How Landlords And Students Can Have The Best Relationship

By Alexandra Brown on December 6, 2014

This article is brought to you by the Uloop Housing search service. Ready to make the move off campus? Search through the Uloop housing listings to find your next apartment, condo, town home, or house.

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A lot of different implications come along with living off campus. Being an upperclassman and living in an apartment rather than the dorms requires grocery shopping, commuting to class, and other responsibilities that you wouldn’t otherwise have.

Oftentimes, responsibilities include paying rent on time, adhering to rules laid out in your lease, like not having pets, or not painting walls, and reporting problems you encounter to your landlord as they occur.

Having to report to your landlord can oftentimes be stressful. With the necessity of contacting your landlord in the event of a problem, or for some other reason, obviously, getting along with them is preferable. But what if your landlord is extremely strict, or just a difficult person in general?

Knowing how to deal with difficult personalities is always something that will come in handy in this situation, and in life in general.

One major thing you can do to ensure an efficient, professional and generally good relationship with your landlord is to be the ideal tenant. Obviously, before anything else, you’re going to want to be as perfect a tenant as possible.

This would entail paying your rent on time, to avoid further problems, following all the rules included in your lease, and making your landlord aware of any problems you encounter, as they happen.

Let your landlord know about serious problems as they occur. When maintenance issues occur in your apartment or house, like the refrigerator light goes out, or paint is chipping, or windows won’t close properly, it’s important to let your landlord know as soon as possible as the problems are happening, so they don’t get worse.

Also, it’s important to give your landlord as much time as possible to deal with the problem, to minimize the chances of it getting even worse. You want to be considerate of them just as you want them to be considerate of your concerns and requests.

You will also want to be clear and reasonable with your requests, be reachable and approachable (although they may not be), be respectful, and put yourself in their shoes. Be the tenant you would want to have if you were the landlord. Being this kind of tenant will most likely maximize your chances of having the best relationship possible with your landlord.

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Another thing you can do to keep up an acceptable relationship with your landlord is to pay your rent on time. Why give them one more thing to nag you about? This seems like an obvious rule of thumb, because when you go through your lease before signing, you’re convinced you’ve memorized that the rent is due on the 15th of every month.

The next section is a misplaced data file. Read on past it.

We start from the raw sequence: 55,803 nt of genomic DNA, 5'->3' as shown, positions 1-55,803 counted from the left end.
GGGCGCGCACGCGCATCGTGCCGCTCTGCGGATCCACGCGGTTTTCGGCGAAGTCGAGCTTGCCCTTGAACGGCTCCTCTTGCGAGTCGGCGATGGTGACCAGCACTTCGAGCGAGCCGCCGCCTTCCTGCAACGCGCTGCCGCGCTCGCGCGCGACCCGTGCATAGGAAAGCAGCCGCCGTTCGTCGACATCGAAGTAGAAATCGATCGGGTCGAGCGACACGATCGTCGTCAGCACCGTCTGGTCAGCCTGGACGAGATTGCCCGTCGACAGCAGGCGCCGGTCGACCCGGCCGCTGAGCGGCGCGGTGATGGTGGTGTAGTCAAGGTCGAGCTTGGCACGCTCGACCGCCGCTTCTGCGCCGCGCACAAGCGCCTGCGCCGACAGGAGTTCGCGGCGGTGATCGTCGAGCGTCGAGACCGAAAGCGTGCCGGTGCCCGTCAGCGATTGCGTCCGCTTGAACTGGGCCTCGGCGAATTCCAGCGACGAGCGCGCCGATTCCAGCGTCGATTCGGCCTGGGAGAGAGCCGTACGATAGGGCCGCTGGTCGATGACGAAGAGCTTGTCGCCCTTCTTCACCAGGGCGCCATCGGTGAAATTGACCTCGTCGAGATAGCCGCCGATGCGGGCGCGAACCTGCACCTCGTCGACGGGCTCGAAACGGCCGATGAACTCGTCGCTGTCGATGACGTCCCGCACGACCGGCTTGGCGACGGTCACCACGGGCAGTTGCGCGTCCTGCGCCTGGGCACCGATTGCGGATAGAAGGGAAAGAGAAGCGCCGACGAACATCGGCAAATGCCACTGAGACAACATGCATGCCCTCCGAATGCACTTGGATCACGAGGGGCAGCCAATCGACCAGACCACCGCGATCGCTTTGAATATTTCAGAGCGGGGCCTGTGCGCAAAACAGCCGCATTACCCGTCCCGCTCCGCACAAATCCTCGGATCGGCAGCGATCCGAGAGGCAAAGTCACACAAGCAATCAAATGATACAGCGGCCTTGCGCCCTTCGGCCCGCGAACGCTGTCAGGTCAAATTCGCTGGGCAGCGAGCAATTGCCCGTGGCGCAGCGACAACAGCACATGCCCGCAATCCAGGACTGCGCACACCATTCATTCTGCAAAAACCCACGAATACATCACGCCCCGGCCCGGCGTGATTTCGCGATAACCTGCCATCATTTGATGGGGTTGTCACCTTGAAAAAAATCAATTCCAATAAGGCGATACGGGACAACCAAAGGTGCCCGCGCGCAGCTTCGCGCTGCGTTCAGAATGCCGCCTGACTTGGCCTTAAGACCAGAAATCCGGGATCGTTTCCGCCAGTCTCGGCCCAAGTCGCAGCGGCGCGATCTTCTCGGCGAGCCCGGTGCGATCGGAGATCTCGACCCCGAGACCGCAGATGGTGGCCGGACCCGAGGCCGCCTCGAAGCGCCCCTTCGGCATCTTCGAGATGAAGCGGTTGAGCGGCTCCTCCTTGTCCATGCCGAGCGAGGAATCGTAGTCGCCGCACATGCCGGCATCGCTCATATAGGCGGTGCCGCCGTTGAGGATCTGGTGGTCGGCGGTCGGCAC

How hard could it be to drop off that check, only one time per month, and at the same time every month nonetheless? Well, you will be surprised at how quickly that date approaches every month, and when you have other things going on to worry about, it’s easy to let it slip your mind.

However, it’s important to remember that paying rent on time is what you agreed to in your lease. Set a reminder on your phone, mark it on your calendar, and remind your roommates! Your landlord at least deserves this. Not doing so could lead to all sorts of conflicts that are easily avoidable if you do this simple task.

You’ll also want to be easily contacted by your landlord. If you want to have a good relationship with them, you need to be approachable, and, more importantly, reachable. You can’t expect for your landlord to get back to you about problems or other issues if you aren’t able to ensure that you’re reachable, either via email or phone, and capable of getting back to them. No one likes a flake!

Communicating clearly is also essential to maintaining an efficient relationship with your landlord. You can’t expect them to meet your every need if you’re not clear about what you specifically want. Be concise, and to the point, to avoid confusion and further delay.

Another thing you can do is to remember that your landlord is a person, just like you, so you should put yourself in their shoes every once in a while. How would you want your tenants to act? Probably with respect, politeness and consideration. We’re all human.

Not being careless is a major way to stay on good terms with your landlord. Do your part by cleaning up after yourself, and taking proper precautions to avoid potential damage that could occur. By this I mean keeping up parts of your place that could become dirty, moldy, and otherwise require immediate attention from your landlord.

Following this advice can ensure that you’ll have the best, most efficient relationship with your landlord.

Make your next move easy by finding a place to live near campus using the Uloop Housing search service full of students needing Roommates and Sublets or people ready to rent you a great Apartment or House.

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